2. The system provided is the one established by the Railway Labor Act, as amended, and is well adapted for the handling and final disposition of disputes and grievances such as plaintiff's claim of discharge without proper cause. Obviously the agreement does not contemplate adjudication of such matters in court at any stage. The Court should not exercise jurisdiction in such a case, contrary to the intent of the parties, unless it is clearly required to do so.

3. The agreement establishing the System Board provides that its decisions in all cases properly referable to it shall be final and binding upon the parties. That provision is consonant with the Railway Labor Act, is valid, and is binding upon plaintiff. Sigfred v. Pan American World Airways, 5 Cir., 1956, 230 F.2d 13.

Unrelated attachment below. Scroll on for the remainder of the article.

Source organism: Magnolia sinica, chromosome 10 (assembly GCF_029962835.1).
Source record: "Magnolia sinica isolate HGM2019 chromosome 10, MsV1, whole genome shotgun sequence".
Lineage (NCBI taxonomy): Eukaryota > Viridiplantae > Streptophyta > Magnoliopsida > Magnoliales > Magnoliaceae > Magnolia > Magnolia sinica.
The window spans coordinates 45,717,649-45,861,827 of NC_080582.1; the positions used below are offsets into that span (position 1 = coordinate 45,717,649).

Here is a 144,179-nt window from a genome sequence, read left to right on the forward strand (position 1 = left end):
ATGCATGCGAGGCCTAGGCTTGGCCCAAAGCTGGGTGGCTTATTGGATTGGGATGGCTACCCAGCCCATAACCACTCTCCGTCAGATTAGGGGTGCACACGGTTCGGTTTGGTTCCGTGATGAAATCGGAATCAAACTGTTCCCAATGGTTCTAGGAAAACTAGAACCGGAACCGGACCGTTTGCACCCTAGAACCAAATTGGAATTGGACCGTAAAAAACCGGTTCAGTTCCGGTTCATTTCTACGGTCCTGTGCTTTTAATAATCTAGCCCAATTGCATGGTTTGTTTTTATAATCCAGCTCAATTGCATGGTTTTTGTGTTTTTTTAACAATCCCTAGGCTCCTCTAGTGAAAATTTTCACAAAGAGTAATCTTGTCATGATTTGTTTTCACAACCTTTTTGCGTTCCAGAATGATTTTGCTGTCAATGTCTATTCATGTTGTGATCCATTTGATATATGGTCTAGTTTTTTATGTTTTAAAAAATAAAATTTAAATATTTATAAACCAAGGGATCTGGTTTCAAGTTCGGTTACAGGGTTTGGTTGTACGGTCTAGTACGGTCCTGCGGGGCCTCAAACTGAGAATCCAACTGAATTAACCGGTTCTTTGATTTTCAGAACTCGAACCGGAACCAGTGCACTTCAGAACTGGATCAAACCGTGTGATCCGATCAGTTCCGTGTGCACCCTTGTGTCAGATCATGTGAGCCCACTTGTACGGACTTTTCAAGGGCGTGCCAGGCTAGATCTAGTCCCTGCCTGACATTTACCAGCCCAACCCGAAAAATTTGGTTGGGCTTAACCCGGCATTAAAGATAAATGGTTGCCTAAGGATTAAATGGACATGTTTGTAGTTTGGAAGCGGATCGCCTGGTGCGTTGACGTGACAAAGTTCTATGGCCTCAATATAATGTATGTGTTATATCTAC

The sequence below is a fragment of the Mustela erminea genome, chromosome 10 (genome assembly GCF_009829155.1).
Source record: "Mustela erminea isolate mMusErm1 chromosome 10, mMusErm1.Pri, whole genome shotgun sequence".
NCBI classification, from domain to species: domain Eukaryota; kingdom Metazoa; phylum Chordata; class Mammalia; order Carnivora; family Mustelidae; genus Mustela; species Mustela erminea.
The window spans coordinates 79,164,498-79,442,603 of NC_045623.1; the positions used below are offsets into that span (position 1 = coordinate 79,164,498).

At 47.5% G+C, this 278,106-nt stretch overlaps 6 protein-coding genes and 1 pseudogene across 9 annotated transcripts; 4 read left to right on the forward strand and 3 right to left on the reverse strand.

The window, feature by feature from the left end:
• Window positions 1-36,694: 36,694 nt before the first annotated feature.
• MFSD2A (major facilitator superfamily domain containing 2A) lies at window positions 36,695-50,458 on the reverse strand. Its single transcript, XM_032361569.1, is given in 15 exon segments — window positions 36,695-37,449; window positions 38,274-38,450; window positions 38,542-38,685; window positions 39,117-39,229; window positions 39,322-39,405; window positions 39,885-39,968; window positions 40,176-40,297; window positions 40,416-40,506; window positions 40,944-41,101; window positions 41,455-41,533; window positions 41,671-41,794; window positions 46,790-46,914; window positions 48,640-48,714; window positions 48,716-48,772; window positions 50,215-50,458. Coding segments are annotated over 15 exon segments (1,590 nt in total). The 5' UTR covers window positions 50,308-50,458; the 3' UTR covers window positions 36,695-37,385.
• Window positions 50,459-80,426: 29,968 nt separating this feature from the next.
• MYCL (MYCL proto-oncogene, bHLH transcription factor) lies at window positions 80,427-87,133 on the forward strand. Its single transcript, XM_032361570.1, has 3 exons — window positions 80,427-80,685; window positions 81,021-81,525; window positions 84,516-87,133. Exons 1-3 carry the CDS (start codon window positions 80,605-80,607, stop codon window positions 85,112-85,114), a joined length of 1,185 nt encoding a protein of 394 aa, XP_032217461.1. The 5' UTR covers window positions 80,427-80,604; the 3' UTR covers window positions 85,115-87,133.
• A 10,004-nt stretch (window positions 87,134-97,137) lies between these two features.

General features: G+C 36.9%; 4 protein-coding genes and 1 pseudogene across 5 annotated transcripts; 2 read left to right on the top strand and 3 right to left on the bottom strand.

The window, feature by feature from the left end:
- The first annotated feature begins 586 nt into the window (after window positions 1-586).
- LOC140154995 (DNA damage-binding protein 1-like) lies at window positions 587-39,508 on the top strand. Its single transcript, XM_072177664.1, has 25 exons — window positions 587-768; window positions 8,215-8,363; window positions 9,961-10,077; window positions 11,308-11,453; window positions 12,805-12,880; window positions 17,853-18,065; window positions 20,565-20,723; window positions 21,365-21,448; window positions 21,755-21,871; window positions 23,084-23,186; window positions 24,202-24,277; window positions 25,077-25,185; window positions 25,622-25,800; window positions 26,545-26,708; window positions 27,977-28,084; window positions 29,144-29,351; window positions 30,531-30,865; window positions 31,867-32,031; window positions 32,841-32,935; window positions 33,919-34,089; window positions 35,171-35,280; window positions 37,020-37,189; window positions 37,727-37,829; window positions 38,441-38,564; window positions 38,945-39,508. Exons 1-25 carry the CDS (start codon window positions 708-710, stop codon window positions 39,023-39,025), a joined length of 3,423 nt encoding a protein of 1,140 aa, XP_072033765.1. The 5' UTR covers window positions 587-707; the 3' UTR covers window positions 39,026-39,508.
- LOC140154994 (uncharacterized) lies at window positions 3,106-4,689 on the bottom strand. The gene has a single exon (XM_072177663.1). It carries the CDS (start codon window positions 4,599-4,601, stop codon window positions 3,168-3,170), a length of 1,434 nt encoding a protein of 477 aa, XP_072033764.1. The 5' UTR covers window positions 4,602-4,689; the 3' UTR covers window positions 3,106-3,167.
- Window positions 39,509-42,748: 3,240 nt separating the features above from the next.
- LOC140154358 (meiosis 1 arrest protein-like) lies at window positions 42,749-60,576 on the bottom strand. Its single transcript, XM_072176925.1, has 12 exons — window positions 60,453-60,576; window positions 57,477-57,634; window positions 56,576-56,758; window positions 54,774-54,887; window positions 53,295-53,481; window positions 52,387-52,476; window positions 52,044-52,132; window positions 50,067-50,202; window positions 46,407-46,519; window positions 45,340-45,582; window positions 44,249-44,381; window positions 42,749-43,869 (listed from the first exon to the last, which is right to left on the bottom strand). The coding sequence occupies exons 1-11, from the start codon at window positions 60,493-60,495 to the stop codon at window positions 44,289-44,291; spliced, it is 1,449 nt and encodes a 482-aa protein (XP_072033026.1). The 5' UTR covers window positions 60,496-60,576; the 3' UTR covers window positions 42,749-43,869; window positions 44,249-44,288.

4. Plaintiff asserts, on the authority of Moore v. Illinois C.R. Co., 312 U.S. 630, 61 S.Ct. 754, 85 L.Ed. 1089, that the board's decision does not preclude this action for damages. In Moore, however, the collective bargaining agreement did not provide for or require an appeal to the Adjustment Board. Furthermore, there is some doubt whether the Supreme Court would now adhere to its decision in Moore in view of its more recent opinion in Brotherhood of R.T. v. Chicago R. & I.R. Co., 353 U.S. 30, 77 S.Ct. 635, 1 L.Ed.2d 622, rehearing denied 353 U.S. 948, 77 S.Ct. 823, 1 L.Ed.2d 857, in which the Court read the Adjustment Board provisions of the Railway Labor Act as constituting compulsory arbitration. This Court concludes, therefore, that plaintiff cannot maintain his suit unless his allegations require the Court to review the procedures of the System Board.